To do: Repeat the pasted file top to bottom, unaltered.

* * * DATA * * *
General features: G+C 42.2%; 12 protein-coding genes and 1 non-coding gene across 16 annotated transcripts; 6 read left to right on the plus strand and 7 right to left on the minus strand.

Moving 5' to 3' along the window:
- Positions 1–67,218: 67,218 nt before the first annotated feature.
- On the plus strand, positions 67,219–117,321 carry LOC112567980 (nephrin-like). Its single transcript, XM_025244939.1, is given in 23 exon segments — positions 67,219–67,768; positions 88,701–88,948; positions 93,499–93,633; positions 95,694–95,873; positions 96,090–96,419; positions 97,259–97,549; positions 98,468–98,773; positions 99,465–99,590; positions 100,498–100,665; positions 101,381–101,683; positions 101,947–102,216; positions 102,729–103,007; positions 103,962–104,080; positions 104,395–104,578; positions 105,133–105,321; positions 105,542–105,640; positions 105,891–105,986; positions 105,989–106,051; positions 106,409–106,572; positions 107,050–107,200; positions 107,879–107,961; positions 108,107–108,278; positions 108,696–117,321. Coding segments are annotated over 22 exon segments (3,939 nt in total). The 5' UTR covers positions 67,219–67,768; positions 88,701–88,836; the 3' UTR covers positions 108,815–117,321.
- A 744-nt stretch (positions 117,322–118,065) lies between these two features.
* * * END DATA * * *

General features: G+C 42.2%; 12 protein-coding genes and 1 non-coding gene across 16 annotated transcripts; 6 read left to right on the plus strand and 7 right to left on the minus strand.

Moving 5' to 3' along the window:
- Positions 1–67,218: 67,218 nt before the first annotated feature.
- On the plus strand, positions 67,219–117,321 carry LOC112567980 (nephrin-like). Its single transcript, XM_025244939.1, is given in 23 exon segments — positions 67,219–67,768; positions 88,701–88,948; positions 93,499–93,633; positions 95,694–95,873; positions 96,090–96,419; positions 97,259–97,549; positions 98,468–98,773; positions 99,465–99,590; positions 100,498–100,665; positions 101,381–101,683; positions 101,947–102,216; positions 102,729–103,007; positions 103,962–104,080; positions 104,395–104,578; positions 105,133–105,321; positions 105,542–105,640; positions 105,891–105,986; positions 105,989–106,051; positions 106,409–106,572; positions 107,050–107,200; positions 107,879–107,961; positions 108,107–108,278; positions 108,696–117,321. Coding segments are annotated over 22 exon segments (3,939 nt in total). The 5' UTR covers positions 67,219–67,768; positions 88,701–88,836; the 3' UTR covers positions 108,815–117,321.
- A 744-nt stretch (positions 117,322–118,065) lies between these two features.